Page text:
Then yesterday, I failed to show up to greet a gaggle of Icelandic tourists who were visiting Winnipeg in the aftermath of Íslendingadagurinn, the annual Icelandic Festival of Manitoba. The plan had been that I would walk with them from the Manitoba Museum to The Forks, showing them the site of the first Íslendingadagurinn, held in 1890, and then proceeding to the site where Shanty Town once stood, the first neighbourhood occupied by Icelandic immigrants in the city. Along the way, I was to regale them with tales from the religious life of the immigrants. But I didn't appear at the appointed time, so, after waiting a while, they went on without me. This time I had awakened feeling under the weather after a late night before. (I was writing until the wee hours of the morning, not drinking as your overactive imagination might have guessed! My life is mostly pretty dull by today's standards.) Anyway, I didn't feel too well when I got up, so I went back to bed without checking my calendar and slept the day away. It didn't help that I had been scheduled to be on vacation this week, so my appointment book was far from reach ... and even farther from my mind. The tour leader tried rousing me on my cell phone but the ringer was off! This time, I discovered my oversight too late to correct matters. I dashed off a quick email before breakfast this morning and later called the tour organizer, apologizing profusely because I felt genuinely terrible about the whole matter. She understood the situation and said, "We forgive you."
"We forgive you?" I hadn't even asked but it was nice to know. We live in a pretty unforgiving culture, so her words were especially comforting and reassuring when I was feeling so badly. It's not that it hadn't mattered, it's just that I didn't need to keep flogging myself about it. And when she asked me if I would meet next year's tour group for the same reason, I knew she really meant it. I had been forgiven! And I will be there next time.
Now I just need to work on forgiving myself. Forgiveness of oneself was described by A. Powell Davies as "the forgiveness that comes hardest." I know what he means: it requires genuine humility and an acknowledgment of my limitations and shortcomings. I've been humbled twice this summer and I've been twice forgiven. I'm grateful ... and still a little embarrassed!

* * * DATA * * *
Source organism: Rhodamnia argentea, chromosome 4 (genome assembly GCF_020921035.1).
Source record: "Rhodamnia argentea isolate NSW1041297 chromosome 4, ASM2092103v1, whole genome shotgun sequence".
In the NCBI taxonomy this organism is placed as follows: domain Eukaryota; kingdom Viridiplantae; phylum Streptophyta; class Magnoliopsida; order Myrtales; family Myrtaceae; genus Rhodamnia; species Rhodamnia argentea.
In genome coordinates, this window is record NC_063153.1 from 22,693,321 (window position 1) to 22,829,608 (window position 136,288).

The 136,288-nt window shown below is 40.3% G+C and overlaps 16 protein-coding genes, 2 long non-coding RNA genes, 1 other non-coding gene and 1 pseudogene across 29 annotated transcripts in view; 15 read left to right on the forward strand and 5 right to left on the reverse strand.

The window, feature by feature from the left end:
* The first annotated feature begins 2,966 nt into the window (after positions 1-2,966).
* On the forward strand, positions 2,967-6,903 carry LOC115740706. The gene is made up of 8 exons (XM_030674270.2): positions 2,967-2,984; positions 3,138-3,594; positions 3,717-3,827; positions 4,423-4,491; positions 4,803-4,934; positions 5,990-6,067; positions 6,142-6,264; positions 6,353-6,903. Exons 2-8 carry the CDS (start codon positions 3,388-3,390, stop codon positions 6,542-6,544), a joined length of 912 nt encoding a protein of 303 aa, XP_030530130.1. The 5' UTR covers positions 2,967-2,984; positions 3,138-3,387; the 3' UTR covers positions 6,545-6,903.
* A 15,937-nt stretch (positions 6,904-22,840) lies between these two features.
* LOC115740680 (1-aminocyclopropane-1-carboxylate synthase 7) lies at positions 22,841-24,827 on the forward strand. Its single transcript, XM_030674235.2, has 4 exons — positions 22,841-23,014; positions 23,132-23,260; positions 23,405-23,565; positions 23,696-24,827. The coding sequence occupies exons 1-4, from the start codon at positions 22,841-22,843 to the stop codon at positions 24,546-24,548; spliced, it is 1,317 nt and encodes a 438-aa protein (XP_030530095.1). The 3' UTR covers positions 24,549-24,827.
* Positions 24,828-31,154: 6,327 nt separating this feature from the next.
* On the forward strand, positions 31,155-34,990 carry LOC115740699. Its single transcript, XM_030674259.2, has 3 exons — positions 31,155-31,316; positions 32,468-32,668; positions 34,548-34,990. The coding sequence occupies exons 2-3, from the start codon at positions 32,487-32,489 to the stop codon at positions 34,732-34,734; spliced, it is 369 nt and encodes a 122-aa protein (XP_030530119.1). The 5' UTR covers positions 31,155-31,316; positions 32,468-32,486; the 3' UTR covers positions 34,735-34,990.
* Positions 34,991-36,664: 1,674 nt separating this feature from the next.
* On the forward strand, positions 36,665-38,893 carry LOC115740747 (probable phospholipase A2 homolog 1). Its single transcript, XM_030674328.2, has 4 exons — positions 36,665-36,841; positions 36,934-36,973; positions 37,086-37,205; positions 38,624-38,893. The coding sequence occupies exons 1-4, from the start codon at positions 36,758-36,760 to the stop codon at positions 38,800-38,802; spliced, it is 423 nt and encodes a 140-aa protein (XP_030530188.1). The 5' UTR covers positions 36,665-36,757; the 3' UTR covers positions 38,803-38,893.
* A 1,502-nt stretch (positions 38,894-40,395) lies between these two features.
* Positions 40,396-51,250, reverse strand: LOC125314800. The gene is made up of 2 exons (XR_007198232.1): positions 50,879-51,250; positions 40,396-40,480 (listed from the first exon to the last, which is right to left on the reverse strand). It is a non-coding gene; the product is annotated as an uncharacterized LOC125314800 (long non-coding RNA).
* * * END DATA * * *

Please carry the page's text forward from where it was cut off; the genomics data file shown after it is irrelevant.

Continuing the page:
Monday, January 21, 2008
So why was I shopping at a store I find so loathsome? Well, having broken the extension cord for my car's block heater, I needed a replacement tonight -- it's damn cold in Winnipeg today -- and Wal-Mart was still open after the nearby mall had closed, so I sucked it up and went there. And in the interests of full disclosure, I also bought some hi-liters from the stationery department, since I discovered that the store carried my preferred brand, which I've been unable to find elsewhere for several months now.
While I choose to minimize my shopping at Wal-Mart -- I spent a total of $67 there last year, including sales taxes! -- I long ago decided I wouldn't punish myself in order to avoid the store. So here are my personal ground rules for shopping at the store that Sam built: (1) I will never enter a Wal-Mart store for the sole purpose of saving money, no matter how much I may have to pay for the same product elsewhere. (2) I will go there to purchase something I cannot reasonably acquire from another store, provided I've convinced myself I really need that specific item. (3) I will shop there to get something I need with some urgency, when time is of the essence and other stores are closed. And (4) should I happen to be passing a Wal-Mart store knowing that I need to make a minor purchase, I may stop in if I can convince myself that driving somewhere else would unnecessarily increase my carbon footprint. Frankly, these four personal rules don't leave much room for lavish spending!